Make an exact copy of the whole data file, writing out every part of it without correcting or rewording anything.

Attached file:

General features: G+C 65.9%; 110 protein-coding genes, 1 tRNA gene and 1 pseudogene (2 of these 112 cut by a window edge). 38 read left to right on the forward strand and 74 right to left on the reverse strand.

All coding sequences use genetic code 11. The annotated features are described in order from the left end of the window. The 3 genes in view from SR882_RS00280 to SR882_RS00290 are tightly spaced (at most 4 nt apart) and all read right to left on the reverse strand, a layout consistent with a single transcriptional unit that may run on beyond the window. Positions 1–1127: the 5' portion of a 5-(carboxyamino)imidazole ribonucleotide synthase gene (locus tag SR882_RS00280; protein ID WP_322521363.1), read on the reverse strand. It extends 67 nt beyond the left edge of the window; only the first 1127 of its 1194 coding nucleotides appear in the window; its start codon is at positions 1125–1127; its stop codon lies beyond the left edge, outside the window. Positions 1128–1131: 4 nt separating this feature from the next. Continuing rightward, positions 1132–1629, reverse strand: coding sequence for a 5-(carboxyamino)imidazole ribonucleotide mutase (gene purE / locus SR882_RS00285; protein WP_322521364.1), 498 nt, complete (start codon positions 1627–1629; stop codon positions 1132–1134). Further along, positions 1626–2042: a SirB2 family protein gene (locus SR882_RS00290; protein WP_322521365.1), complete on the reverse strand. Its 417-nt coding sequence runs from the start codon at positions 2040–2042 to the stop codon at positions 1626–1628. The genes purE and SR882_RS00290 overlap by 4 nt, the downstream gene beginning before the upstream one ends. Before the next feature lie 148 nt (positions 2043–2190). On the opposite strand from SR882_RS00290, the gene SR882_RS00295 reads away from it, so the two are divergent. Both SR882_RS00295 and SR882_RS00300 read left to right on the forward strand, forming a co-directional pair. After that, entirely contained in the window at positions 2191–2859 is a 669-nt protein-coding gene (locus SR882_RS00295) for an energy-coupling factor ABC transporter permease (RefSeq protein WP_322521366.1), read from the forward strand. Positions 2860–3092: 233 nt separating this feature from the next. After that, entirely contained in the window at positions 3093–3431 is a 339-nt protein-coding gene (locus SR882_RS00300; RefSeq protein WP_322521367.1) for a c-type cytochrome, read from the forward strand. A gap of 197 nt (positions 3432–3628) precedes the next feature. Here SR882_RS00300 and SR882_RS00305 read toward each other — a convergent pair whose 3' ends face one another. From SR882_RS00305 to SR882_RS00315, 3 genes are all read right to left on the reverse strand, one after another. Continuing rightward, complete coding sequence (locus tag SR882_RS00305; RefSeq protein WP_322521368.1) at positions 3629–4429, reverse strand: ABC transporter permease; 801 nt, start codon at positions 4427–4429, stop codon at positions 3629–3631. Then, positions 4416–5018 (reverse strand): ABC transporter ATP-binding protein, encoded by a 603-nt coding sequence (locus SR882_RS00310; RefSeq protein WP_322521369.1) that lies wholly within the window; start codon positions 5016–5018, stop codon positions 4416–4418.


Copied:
General features: G+C 65.9%; 110 protein-coding genes, 1 tRNA gene and 1 pseudogene (2 of these 112 cut by a window edge). 38 read left to right on the forward strand and 74 right to left on the reverse strand.

All coding sequences use genetic code 11. The annotated features are described in order from the left end of the window. The 3 genes in view from SR882_RS00280 to SR882_RS00290 are tightly spaced (at most 4 nt apart) and all read right to left on the reverse strand, a layout consistent with a single transcriptional unit that may run on beyond the window. Positions 1–1127: the 5' portion of a 5-(carboxyamino)imidazole ribonucleotide synthase gene (locus tag SR882_RS00280; protein ID WP_322521363.1), read on the reverse strand. It extends 67 nt beyond the left edge of the window; only the first 1127 of its 1194 coding nucleotides appear in the window; its start codon is at positions 1125–1127; its stop codon lies beyond the left edge, outside the window. Positions 1128–1131: 4 nt separating this feature from the next. Continuing rightward, positions 1132–1629, reverse strand: coding sequence for a 5-(carboxyamino)imidazole ribonucleotide mutase (gene purE / locus SR882_RS00285; protein WP_322521364.1), 498 nt, complete (start codon positions 1627–1629; stop codon positions 1132–1134). Further along, positions 1626–2042: a SirB2 family protein gene (locus SR882_RS00290; protein WP_322521365.1), complete on the reverse strand. Its 417-nt coding sequence runs from the start codon at positions 2040–2042 to the stop codon at positions 1626–1628. The genes purE and SR882_RS00290 overlap by 4 nt, the downstream gene beginning before the upstream one ends. Before the next feature lie 148 nt (positions 2043–2190). On the opposite strand from SR882_RS00290, the gene SR882_RS00295 reads away from it, so the two are divergent. Both SR882_RS00295 and SR882_RS00300 read left to right on the forward strand, forming a co-directional pair. After that, entirely contained in the window at positions 2191–2859 is a 669-nt protein-coding gene (locus SR882_RS00295) for an energy-coupling factor ABC transporter permease (RefSeq protein WP_322521366.1), read from the forward strand. Positions 2860–3092: 233 nt separating this feature from the next. After that, entirely contained in the window at positions 3093–3431 is a 339-nt protein-coding gene (locus SR882_RS00300; RefSeq protein WP_322521367.1) for a c-type cytochrome, read from the forward strand. A gap of 197 nt (positions 3432–3628) precedes the next feature. Here SR882_RS00300 and SR882_RS00305 read toward each other — a convergent pair whose 3' ends face one another. From SR882_RS00305 to SR882_RS00315, 3 genes are all read right to left on the reverse strand, one after another. Continuing rightward, complete coding sequence (locus tag SR882_RS00305; RefSeq protein WP_322521368.1) at positions 3629–4429, reverse strand: ABC transporter permease; 801 nt, start codon at positions 4427–4429, stop codon at positions 3629–3631. Then, positions 4416–5018 (reverse strand): ABC transporter ATP-binding protein, encoded by a 603-nt coding sequence (locus SR882_RS00310; RefSeq protein WP_322521369.1) that lies wholly within the window; start codon positions 5016–5018, stop codon positions 4416–4418.